Bijona Troqe

When human-AI interaction transforms decision-making

Bijona Troqe

Bijona Troqe is one of the PhD students in the WASP-HS program. In this blog post she reflects on the WASP-HS Graduate school Winter conference, 9 – 11 February, 2021, that she attended. Bijona is a PhD student at Linköping University.

My research is part of the larger research project called “The emergence of Complex Intelligent systems and the future of management”. This project aims to investigate managerial challenges that arise as the result of the emergence of complex intelligent systems, a research field which is unique in the WASP-HS program. Some of these managerial challenges my colleagues are investigating include the tension between criticality and generativity, system complexity beyond human cognition, the integration of model based and data driven models and decision making in the unknown, which is the topic that I´m focusing on.

My research looks into how decision-making transforms when we move into a context where humans, AI systems, software and hardware are embedded into a complex network of systems, which display a high level of autonomy and emerging behaviours. In a context of such high complexity,
it´s imperative to identify new prerequisites for decision-making, particularly materializing in human-AI interaction.

Investigating these new decision-making prerequisites will not only help future industrial organisations design systems that are better equipped for making better decisions in the unknown, but at the same time, it contributes to making decisions that span beyond organisational benefits and expand the purposefulness for the society as well.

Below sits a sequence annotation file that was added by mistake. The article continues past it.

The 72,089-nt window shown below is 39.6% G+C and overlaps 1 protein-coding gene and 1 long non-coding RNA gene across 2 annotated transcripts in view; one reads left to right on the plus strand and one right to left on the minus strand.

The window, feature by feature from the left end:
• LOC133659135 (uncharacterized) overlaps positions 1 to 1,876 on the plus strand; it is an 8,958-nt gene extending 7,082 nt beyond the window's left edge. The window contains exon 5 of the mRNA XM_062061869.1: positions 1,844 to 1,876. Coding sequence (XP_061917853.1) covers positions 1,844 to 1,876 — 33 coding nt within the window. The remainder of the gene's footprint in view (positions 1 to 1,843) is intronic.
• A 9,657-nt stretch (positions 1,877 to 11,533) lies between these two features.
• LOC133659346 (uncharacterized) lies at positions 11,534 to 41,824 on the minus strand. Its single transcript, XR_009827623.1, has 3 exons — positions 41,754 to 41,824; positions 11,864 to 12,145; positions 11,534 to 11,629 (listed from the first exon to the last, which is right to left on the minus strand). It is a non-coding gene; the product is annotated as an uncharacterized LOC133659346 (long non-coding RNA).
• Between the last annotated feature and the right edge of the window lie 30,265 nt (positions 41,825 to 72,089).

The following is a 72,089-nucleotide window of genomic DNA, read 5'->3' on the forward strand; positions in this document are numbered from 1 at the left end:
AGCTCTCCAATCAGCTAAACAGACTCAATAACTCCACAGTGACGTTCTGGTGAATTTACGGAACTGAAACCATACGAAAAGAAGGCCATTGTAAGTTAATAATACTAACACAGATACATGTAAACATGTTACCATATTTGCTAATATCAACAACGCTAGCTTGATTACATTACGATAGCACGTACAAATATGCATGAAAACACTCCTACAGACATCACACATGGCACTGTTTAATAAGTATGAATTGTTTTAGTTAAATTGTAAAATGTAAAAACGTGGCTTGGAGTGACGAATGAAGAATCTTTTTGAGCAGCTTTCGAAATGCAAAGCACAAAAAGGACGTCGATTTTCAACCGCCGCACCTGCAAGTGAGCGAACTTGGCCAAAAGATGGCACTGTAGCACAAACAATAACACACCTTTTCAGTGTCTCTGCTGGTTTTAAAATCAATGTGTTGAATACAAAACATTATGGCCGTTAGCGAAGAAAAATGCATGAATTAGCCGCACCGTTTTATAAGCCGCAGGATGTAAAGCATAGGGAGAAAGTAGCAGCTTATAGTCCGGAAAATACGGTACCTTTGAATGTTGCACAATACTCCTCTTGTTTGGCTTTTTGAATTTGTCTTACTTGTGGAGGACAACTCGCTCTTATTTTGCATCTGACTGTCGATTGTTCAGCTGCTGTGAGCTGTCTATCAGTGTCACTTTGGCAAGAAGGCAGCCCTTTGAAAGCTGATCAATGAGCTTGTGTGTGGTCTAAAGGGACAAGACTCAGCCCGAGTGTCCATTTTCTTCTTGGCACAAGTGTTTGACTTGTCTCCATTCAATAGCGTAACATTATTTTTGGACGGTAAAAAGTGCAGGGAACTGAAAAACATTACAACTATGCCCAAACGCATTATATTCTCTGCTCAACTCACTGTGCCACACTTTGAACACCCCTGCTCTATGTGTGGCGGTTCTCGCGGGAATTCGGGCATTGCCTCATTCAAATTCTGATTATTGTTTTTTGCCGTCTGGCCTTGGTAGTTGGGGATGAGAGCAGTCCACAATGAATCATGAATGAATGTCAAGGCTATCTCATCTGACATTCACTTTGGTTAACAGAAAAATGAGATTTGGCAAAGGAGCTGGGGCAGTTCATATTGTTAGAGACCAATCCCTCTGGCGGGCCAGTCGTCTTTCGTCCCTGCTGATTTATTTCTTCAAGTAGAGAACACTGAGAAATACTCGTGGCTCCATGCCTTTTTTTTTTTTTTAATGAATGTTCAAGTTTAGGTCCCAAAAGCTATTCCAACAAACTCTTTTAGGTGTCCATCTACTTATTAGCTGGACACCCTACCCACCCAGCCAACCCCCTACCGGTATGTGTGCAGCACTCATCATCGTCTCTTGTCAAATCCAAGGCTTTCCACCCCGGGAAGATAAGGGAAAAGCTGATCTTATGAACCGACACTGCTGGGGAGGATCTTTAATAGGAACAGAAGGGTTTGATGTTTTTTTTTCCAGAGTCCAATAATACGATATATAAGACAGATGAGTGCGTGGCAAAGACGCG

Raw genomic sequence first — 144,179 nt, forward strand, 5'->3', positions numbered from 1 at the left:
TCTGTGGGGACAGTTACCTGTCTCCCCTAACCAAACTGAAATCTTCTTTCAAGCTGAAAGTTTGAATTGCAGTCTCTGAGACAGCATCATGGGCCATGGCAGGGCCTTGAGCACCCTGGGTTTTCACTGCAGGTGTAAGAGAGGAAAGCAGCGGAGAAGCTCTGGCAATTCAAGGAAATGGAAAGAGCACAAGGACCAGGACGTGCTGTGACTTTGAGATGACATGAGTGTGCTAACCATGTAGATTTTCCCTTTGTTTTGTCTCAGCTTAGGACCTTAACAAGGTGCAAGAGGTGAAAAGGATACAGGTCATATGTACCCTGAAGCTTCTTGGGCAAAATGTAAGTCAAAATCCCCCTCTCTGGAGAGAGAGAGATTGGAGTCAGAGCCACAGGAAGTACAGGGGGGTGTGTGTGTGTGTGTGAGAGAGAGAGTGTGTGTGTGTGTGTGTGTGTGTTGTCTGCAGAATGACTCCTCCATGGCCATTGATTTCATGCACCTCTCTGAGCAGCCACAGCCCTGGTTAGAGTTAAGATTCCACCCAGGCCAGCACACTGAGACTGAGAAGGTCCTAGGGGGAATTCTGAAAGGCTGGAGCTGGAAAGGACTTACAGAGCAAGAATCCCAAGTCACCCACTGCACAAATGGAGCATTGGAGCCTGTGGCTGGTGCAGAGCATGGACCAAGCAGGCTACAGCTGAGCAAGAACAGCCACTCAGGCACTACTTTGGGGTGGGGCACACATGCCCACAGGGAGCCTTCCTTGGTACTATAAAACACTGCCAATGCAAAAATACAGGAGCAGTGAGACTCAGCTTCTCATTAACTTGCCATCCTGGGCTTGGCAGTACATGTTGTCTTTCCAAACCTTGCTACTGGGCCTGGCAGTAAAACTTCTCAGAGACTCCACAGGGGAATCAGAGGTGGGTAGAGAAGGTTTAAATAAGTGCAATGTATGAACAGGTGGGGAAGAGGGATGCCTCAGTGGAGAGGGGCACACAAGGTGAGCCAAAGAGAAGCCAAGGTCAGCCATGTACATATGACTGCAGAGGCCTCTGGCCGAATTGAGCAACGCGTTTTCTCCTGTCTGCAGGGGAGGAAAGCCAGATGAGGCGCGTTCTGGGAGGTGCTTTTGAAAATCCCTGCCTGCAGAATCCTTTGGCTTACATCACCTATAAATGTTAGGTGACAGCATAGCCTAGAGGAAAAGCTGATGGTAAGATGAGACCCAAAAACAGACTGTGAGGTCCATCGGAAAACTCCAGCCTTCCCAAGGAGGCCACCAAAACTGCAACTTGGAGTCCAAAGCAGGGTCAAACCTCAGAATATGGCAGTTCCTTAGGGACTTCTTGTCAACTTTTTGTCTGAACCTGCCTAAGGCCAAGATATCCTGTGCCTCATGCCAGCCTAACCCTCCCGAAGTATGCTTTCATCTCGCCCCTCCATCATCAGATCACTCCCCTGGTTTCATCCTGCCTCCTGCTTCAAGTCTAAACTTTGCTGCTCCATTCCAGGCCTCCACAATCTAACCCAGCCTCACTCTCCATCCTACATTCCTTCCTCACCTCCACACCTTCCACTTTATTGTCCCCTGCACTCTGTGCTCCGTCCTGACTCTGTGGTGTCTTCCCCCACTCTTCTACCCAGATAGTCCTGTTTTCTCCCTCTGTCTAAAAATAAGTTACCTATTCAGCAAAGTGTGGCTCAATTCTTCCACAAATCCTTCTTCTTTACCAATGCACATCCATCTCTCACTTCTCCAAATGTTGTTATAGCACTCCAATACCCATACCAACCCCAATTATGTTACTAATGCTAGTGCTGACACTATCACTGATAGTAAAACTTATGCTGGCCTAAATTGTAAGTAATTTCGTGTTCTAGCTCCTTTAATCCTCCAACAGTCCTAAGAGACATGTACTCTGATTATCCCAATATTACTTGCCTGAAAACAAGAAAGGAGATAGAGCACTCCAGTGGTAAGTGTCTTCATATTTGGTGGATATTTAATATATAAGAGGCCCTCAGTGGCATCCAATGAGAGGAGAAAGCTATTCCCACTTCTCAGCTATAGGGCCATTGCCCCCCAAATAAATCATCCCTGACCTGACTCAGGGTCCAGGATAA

This, I believe, is one of the most engaging and most important overarching objectives of my research project and all the other research projects within the WASP-HS program: combining technology, management, governance and ethical perspectives with AI to achieve societal purposefulness.

Attending the conference for me has been interesting to say the least. The progress made and the dedication that all the PhD candidates have shown for their projects is truly inspiring. What has perhaps been the novelty in this conference is the introduction of 12 new PhD projects in the WASP-HS program, with new research fields such as AI in creativity and arts, cultural heritage, business, democracy and more.  This truly emphasizes all the ways AI is affecting our lives and the importance of research in the context of humanities and social sciences.

Finally, I got a renewed boost of motivation for my research topic, learning that other PhD students are looking into various aspects of decision-making and AI, allowing for multiple exciting opportunities for cross-thematic discussion and future collaborations. Like the rest of the participants, I´m thankful for this program and I can´t wait to witness the future progress in AI in humanities research.